Sao Cucufate Roman Villa, also known as Villa Aulica, in Portugal dates back as far as the first century AD, although most of what can be seen there today dates to the 4th century. At this time, the Sao Cucufate Roman Villa may have operated as a farmhouse.
The ruins are quite impressive and distinctive, even rising up to a second storey. Visitors can also see the remains of the hot and cold baths situated within the villa complex.
Carmo Convent is a part-ruined medieval convent in Lisbon now used as an archaeological museum. Built in 1389, Carmo Convent was the work of Nuno Ãlvares Pereira, an important figure in Portuguese military history – including in the victory at the Battle of Aljubarrota – turned member of the Carmelite Order.
In 1755, Carmo Convent was devastated by an earthquake and its picturesque ruins are now open to the public. The convent is also now home to the Museu Arqueologico do Carmo, with its collection ranging from prehistoric to medieval artefacts.
Citania de Briteiros is a Portuguese archaeological site containing the ruins of an ancient settlement. In fact, dating back to the second century BC, Citania de Briteiros was home to a people known as part of the castro culture, named as such because the high areas on which they settled where known as “castros”.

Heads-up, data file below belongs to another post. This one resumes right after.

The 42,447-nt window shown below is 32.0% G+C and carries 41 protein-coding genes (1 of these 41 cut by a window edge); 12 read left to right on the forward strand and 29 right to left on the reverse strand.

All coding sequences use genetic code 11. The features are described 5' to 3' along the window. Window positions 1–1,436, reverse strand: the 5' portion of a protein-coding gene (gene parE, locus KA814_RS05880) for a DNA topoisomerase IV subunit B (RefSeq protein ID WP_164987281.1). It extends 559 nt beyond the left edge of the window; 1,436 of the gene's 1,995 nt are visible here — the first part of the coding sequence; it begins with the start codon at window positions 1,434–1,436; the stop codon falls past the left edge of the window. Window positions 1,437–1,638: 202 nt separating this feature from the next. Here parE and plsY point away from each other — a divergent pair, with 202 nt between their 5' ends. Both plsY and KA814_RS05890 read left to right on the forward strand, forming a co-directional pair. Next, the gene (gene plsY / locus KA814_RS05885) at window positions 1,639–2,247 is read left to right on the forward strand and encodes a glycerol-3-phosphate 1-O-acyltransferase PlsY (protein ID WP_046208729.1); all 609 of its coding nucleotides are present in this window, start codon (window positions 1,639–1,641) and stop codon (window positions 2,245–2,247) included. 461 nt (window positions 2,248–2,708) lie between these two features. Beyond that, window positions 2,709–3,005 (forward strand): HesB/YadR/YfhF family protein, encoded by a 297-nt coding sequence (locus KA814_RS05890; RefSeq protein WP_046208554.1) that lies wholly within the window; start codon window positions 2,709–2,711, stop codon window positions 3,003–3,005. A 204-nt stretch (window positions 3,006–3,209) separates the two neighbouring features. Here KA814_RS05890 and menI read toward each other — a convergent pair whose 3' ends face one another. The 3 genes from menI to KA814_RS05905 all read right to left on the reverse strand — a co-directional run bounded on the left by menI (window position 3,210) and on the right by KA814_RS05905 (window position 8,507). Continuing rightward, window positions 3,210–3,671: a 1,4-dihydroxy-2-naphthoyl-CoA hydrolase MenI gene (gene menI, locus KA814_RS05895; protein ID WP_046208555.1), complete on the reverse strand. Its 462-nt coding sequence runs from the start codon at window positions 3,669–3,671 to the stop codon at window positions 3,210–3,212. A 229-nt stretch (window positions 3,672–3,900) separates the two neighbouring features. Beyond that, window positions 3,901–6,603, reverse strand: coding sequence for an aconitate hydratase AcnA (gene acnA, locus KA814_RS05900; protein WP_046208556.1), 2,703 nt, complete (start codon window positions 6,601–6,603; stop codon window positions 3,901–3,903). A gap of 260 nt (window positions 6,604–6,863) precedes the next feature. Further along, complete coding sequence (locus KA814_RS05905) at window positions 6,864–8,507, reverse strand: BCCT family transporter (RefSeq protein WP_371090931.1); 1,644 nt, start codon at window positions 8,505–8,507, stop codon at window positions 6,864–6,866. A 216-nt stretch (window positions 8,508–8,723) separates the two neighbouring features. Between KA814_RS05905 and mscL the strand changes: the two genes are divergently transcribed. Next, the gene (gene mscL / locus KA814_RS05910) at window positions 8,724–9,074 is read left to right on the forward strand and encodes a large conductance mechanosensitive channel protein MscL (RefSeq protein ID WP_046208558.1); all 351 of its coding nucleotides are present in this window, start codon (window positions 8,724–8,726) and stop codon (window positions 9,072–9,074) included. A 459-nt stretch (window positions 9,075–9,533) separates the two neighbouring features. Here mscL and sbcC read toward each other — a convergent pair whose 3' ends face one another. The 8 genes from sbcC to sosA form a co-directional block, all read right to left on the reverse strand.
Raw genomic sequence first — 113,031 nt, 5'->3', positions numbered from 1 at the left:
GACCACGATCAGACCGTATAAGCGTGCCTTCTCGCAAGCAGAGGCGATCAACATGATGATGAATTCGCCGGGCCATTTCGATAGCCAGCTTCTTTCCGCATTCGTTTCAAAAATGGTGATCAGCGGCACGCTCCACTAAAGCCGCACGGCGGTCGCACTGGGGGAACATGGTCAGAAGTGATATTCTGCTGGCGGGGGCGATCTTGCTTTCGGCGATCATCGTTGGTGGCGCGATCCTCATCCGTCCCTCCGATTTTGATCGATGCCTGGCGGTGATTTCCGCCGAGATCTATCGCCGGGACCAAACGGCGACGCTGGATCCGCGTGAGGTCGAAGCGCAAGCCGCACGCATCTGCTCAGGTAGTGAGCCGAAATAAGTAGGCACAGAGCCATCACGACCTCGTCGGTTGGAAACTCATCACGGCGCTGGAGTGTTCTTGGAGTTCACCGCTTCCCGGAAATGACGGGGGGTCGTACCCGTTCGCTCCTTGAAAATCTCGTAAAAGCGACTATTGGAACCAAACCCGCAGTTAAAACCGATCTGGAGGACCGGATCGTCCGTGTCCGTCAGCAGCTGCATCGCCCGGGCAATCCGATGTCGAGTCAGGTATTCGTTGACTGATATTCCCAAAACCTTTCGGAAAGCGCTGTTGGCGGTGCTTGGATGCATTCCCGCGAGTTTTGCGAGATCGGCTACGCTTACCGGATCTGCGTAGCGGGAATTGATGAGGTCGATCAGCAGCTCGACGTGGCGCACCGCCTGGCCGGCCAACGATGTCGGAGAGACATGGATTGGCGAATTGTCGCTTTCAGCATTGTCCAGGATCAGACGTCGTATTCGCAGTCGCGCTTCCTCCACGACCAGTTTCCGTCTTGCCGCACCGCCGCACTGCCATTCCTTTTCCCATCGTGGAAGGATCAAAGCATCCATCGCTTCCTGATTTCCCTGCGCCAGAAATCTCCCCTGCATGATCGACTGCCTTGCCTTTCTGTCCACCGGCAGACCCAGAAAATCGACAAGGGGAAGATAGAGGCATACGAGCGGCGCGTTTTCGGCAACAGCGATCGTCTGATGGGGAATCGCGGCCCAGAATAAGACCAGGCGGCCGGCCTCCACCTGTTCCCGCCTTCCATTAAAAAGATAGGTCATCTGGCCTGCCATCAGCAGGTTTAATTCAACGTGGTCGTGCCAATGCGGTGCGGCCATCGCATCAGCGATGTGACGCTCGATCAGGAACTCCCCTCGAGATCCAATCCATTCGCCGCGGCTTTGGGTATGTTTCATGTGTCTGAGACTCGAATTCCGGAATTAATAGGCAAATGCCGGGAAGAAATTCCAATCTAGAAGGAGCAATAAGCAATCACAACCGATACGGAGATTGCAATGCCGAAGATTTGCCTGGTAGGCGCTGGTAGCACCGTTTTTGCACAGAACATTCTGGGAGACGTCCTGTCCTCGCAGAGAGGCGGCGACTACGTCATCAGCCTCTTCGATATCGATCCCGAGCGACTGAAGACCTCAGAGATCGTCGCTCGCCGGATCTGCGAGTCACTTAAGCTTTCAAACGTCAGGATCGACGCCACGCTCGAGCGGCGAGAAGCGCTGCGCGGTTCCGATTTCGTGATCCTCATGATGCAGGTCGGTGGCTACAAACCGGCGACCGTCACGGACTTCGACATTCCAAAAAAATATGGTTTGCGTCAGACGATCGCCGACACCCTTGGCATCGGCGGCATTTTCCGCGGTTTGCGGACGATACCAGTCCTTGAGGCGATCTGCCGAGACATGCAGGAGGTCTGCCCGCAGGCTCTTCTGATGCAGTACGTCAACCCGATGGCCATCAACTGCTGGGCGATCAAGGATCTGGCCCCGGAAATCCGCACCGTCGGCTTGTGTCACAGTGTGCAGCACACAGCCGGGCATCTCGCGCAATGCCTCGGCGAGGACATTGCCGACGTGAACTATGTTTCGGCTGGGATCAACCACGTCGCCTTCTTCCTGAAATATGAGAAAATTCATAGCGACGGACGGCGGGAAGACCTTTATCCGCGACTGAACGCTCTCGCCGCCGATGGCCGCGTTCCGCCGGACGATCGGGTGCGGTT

Today, visitors can see the remains of Citania de Briteiros Iron Age hillfort, circular homes and a cremation furnace. There’s also a small exhibition of excavated finds.
Bussaco Battlefield in Portugal was the site of a British-Portuguese victory against the French during the Peninsular War.
The Battle of Bussaco took place on 27 September 1810 and the allies were led by the Duke of Wellington. Visitors can see the headquarters of the French Marshal André Masséna and also visit the nearby military museum.